I think that copyright is a important things because it give the creator what they deserve but i think that the length of copyright shouldn’t be too long. Because everything can be better, everything can be improve such as Disney’s cartoon or many of Shakespeare’s work.

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  2. samuow says:

    I guess it all comes down to either getting credit for someone else’s work, or getting paid for someone else’s work, as opposed to the whole ‘sharing things with our peers’ thing. But then again, anything can be considered copyright infringement these days, and I’d say that 90% of us breach copyright legislation without even realising it – as you said – sharing things we love with our friends. I didn’t realise that there was such a minute impact on movie revenue from online sharing! That was an interesting link. Maybe if content was distributed a little more freely – same release dates around the word, equal pricing schemes – people would be far less inclined to break copyright laws. At the end of the day, corporations do it to themselves. You’re right, the only real word for it is hypocrisy.

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  3. mh1993 says:

    Really interesting point on how hypocritical the whole thing is, especially in regards to the media conglomerates, and their stances on copyright and the information they are maintaining.
    I really liked how you linked so many sources into your post and made them so easy to access. Allows for an in-depth understanding of the post, and your process while composing the post, to be gained
    Thanks!

    Like

  4. chjvu says:

    Very inspirational post about creativity in the entertainment industry. Perhaps, if only the now copyright-crazy entertainment industry could recognise the possibilities and capabilities of ‘produsers’ who have enhanced and enriched the original product with their endless imagination; they could start to actually make more money than pursuing these futile court cases against people who just want to create.

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  5. brienneconnor says:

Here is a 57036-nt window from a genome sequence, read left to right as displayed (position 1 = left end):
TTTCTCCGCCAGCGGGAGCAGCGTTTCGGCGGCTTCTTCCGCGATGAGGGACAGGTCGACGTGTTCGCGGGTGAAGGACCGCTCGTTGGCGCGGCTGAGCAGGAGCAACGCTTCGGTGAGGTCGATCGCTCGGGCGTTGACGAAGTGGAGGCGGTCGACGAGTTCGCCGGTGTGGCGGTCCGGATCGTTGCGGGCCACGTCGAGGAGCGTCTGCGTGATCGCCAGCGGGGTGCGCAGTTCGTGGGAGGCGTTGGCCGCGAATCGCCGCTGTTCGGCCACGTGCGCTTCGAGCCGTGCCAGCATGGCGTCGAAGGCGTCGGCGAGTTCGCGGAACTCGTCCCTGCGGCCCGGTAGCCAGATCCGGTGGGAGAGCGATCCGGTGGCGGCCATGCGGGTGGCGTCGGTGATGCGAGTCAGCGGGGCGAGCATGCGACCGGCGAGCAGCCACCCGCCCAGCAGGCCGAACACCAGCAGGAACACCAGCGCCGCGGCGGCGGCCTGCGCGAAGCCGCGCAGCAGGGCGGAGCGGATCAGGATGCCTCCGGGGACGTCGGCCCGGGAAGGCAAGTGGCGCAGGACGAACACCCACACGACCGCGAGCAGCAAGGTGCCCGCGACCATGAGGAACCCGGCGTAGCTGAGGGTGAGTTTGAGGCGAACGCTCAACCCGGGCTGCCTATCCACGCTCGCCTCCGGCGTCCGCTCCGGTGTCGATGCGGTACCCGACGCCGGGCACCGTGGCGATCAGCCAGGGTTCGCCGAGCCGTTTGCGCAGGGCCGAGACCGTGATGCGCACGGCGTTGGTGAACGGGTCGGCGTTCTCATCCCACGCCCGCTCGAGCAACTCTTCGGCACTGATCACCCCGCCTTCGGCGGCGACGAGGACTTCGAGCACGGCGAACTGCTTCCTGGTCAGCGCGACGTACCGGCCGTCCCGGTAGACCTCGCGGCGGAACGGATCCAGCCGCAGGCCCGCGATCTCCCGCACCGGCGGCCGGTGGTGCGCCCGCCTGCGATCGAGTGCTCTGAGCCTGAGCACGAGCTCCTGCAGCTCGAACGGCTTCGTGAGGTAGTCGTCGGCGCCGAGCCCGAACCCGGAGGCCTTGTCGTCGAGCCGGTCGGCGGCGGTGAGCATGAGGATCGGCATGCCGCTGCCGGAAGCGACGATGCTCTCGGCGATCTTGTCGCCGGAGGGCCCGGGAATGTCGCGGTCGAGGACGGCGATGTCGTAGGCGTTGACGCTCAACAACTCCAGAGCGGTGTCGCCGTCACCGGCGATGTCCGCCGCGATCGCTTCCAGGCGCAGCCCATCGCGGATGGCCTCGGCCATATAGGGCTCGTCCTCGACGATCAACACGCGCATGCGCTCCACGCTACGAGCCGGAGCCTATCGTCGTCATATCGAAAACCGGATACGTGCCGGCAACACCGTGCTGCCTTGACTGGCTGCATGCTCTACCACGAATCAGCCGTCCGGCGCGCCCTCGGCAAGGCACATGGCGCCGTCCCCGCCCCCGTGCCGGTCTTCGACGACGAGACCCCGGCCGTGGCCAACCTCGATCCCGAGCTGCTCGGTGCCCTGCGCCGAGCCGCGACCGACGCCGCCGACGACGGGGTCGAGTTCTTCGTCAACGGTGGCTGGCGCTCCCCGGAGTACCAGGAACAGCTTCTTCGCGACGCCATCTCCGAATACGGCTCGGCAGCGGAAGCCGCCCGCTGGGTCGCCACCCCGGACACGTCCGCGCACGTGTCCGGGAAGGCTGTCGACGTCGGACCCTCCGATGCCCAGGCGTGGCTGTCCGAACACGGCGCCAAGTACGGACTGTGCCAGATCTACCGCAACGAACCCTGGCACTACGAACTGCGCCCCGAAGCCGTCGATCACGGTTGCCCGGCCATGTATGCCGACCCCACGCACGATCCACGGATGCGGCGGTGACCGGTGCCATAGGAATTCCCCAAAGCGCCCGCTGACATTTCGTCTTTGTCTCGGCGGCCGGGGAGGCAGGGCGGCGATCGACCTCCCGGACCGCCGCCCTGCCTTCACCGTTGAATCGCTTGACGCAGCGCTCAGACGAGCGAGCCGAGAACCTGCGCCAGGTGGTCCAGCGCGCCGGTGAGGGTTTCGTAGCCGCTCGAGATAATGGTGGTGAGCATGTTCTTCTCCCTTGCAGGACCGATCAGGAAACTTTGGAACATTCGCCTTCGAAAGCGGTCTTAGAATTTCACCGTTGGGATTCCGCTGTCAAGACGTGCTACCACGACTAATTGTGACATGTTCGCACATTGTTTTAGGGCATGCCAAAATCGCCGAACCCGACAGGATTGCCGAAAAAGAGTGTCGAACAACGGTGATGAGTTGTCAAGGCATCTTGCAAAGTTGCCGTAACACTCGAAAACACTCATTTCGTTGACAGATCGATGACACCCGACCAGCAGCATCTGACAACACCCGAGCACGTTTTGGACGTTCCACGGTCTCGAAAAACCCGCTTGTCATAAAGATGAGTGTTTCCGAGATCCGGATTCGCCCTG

I found your example of the ad to stop us from downloading content for free to be very interesting! Had no idea the decided to pirate the music for their ad. Very hypocritical of them. I think in the case of Disney, action should be taken to free Mickey, considering they took the story ideas from the Brothers Grimm.

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  6. orcadiamccann says:

    On one hand, files that are downloaded from file “sharing” sites, like you said, merely offer people a place to access exactly that; “shared” content (not stolen). But on the other hand, corporations, whilst we may never know to what extent, ultimately loose money as a result of the pirate industry. This obvious contradiction portrayed by the industry leaves me undecided as to the real effect of copyright in today’s society.

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  7. paulieecic92 says:

    I really think it’s the grey areas of modern copyright that need to be looked into. Everyone’s seen content on YouTube that’s been taken down due to copyright, but in many cases, these content forms are by no means detrimental to the original content or to its respective owners. It’s a hope of mine that in the future that the powerful content corporations come to realize the potential of ‘produser’ created content, to which in many cases only enriches and evolves original content in fresh and exciting new ways.

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  8. James Swanson says:

    I was not actually aware of how the film industry is effected through piracy, and by the way it is brought up within today’s society, you’d think that it cost them so much more than it actually does. Thank you for helping me to see this.

    Like